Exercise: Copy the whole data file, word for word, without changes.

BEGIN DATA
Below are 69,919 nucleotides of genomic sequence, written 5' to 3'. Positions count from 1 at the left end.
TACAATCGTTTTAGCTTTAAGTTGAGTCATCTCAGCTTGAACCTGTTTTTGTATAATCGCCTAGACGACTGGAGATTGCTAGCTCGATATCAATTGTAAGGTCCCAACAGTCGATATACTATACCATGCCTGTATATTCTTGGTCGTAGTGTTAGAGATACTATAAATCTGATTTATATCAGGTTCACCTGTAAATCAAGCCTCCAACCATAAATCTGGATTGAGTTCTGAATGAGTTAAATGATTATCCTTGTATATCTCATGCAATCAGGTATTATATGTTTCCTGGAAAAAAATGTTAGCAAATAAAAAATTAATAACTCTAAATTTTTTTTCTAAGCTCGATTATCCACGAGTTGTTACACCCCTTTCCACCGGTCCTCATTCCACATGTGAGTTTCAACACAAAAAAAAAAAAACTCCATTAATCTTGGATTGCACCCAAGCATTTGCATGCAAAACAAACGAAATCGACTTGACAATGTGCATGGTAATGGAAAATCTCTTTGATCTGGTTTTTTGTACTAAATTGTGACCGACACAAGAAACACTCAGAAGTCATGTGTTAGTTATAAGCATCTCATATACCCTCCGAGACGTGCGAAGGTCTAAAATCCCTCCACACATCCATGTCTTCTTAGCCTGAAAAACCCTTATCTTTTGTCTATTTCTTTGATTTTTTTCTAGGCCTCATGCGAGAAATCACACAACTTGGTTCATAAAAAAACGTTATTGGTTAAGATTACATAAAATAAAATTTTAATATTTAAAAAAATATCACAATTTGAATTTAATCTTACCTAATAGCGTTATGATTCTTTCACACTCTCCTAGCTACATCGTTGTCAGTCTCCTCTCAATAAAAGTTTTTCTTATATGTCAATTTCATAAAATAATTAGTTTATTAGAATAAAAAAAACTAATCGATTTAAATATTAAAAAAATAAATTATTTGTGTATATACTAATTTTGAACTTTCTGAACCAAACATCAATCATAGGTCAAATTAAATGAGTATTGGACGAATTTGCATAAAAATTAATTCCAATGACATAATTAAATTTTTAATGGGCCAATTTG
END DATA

Below are 69,919 nucleotides of genomic sequence, written 5' to 3'. Positions count from 1 at the left end.
TACAATCGTTTTAGCTTTAAGTTGAGTCATCTCAGCTTGAACCTGTTTTTGTATAATCGCCTAGACGACTGGAGATTGCTAGCTCGATATCAATTGTAAGGTCCCAACAGTCGATATACTATACCATGCCTGTATATTCTTGGTCGTAGTGTTAGAGATACTATAAATCTGATTTATATCAGGTTCACCTGTAAATCAAGCCTCCAACCATAAATCTGGATTGAGTTCTGAATGAGTTAAATGATTATCCTTGTATATCTCATGCAATCAGGTATTATATGTTTCCTGGAAAAAAATGTTAGCAAATAAAAAATTAATAACTCTAAATTTTTTTTCTAAGCTCGATTATCCACGAGTTGTTACACCCCTTTCCACCGGTCCTCATTCCACATGTGAGTTTCAACACAAAAAAAAAAAAACTCCATTAATCTTGGATTGCACCCAAGCATTTGCATGCAAAACAAACGAAATCGACTTGACAATGTGCATGGTAATGGAAAATCTCTTTGATCTGGTTTTTTGTACTAAATTGTGACCGACACAAGAAACACTCAGAAGTCATGTGTTAGTTATAAGCATCTCATATACCCTCCGAGACGTGCGAAGGTCTAAAATCCCTCCACACATCCATGTCTTCTTAGCCTGAAAAACCCTTATCTTTTGTCTATTTCTTTGATTTTTTTCTAGGCCTCATGCGAGAAATCACACAACTTGGTTCATAAAAAAACGTTATTGGTTAAGATTACATAAAATAAAATTTTAATATTTAAAAAAATATCACAATTTGAATTTAATCTTACCTAATAGCGTTATGATTCTTTCACACTCTCCTAGCTACATCGTTGTCAGTCTCCTCTCAATAAAAGTTTTTCTTATATGTCAATTTCATAAAATAATTAGTTTATTAGAATAAAAAAAACTAATCGATTTAAATATTAAAAAAATAAATTATTTGTGTATATACTAATTTTGAACTTTCTGAACCAAACATCAATCATAGGTCAAATTAAATGAGTATTGGACGAATTTGCATAAAAATTAATTCCAATGACATAATTAAATTTTTAATGGGCCAATTTG